Link-Local addresses are required for the operation IPv6, but not for IPv4. Microsoft, among others, has developed the APIPA (Automatic Private IP Addressing) standard using IPv4 Link-Local addressing, but it is not mandatory or supported by all OSes. I also have seen people misuse IPv4 Link-Local addresses by manually assigning and subnetting them, and that is against RFC 3927, Dynamic Configuration of IPv4 Link-Local Addresses, which is a standard.
Please read RFC 3927, Dynamic Configuration of IPv4 Link-Local Addresses:
As the Internet Protocol continues to grow in popularity, it
becomes increasingly valuable to be able to use familiar IP tools
such as FTP not only for global communication, but for local
communication as well. For example, two people with laptop
computers supporting IEEE 802.11 Wireless LANs [802.11] may meet and wish to exchange files. It is desirable for these people to be able to use IP application
software without the inconvenience of having to manually configure
static IP addresses or set up a DHCP server [RFC2131].
This document describes a method by which a host may automatically
configure an interface with an IPv4 address in the 169.254/16 prefix
that is valid for Link-Local communication on that interface. This
is especially valuable in environments where no other configuration
mechanism is available. The IPv4 prefix 169.254/16 is registered
with the IANA for this purpose. Allocation of IPv6 Link-Local
addresses is described in "IPv6 Stateless Address Autoconfiguration"
Link-Local communication using IPv4 Link-Local addresses is only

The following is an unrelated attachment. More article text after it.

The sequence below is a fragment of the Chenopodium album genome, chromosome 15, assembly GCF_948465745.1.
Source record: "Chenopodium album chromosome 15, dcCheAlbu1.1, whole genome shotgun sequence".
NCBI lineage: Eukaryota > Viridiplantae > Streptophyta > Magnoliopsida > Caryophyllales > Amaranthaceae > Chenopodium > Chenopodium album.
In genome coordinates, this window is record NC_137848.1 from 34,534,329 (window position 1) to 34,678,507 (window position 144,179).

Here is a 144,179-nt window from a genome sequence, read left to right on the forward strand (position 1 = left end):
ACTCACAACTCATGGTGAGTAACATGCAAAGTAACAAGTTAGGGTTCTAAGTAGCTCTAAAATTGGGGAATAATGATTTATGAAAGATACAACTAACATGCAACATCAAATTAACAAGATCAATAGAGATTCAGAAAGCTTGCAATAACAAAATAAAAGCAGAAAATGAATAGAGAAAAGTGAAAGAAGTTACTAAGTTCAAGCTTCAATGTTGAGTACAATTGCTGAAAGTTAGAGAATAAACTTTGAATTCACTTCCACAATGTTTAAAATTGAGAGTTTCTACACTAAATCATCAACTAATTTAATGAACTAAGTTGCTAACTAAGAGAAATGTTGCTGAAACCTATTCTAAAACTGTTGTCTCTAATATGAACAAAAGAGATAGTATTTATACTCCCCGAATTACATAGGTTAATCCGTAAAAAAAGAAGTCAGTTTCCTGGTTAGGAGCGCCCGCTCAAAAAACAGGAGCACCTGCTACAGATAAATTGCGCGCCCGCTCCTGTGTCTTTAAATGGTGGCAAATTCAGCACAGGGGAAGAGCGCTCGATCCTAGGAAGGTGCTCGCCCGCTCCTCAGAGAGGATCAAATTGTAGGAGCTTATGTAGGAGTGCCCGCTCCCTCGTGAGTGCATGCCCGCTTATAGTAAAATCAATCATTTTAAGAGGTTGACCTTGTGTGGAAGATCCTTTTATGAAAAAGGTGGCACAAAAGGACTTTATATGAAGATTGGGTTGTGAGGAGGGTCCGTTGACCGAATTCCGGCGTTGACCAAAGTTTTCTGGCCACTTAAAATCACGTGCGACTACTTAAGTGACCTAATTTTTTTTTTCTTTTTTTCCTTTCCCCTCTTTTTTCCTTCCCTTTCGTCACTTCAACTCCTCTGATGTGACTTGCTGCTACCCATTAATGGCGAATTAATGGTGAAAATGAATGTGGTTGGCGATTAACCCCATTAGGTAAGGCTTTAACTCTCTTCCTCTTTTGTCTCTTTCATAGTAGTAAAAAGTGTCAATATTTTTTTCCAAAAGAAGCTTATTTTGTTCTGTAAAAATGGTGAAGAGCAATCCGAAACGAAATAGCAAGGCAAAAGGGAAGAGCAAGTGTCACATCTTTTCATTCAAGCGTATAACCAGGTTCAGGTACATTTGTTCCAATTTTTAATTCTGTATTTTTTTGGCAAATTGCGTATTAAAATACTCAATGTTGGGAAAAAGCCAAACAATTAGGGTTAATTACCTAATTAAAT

suitable for communication with other devices connected to the same
physical (or logical) link. Link-Local communication using IPv4
Link-Local addresses is not suitable for communication with devices
not directly connected to the same physical (or logical) link.
Microsoft Windows 98 (and later) and Mac OS 8.5 (and later) already
support this capability. This document standardizes usage,
prescribing rules for how IPv4 Link-Local addresses are to be treated
by hosts and routers. In particular, it describes how routers are to
behave when receiving packets with IPv4 Link-Local addresses in the
source or destination address. With respect to hosts, it discusses
claiming and defending addresses, maintaining Link-Local and routable
IPv4 addresses on the same interface, and multi-homing issues.
When IPv6 was developed, many things were built into it that had been optional, add-on features of IPv4. Link-Local addressing was one of them. Every IPv6 interface is going to get a Link-Local address so that a device can at least communicate on the local link, and, as a built-in feature, many things, e.g. routing protocols, use it for communications on the local link.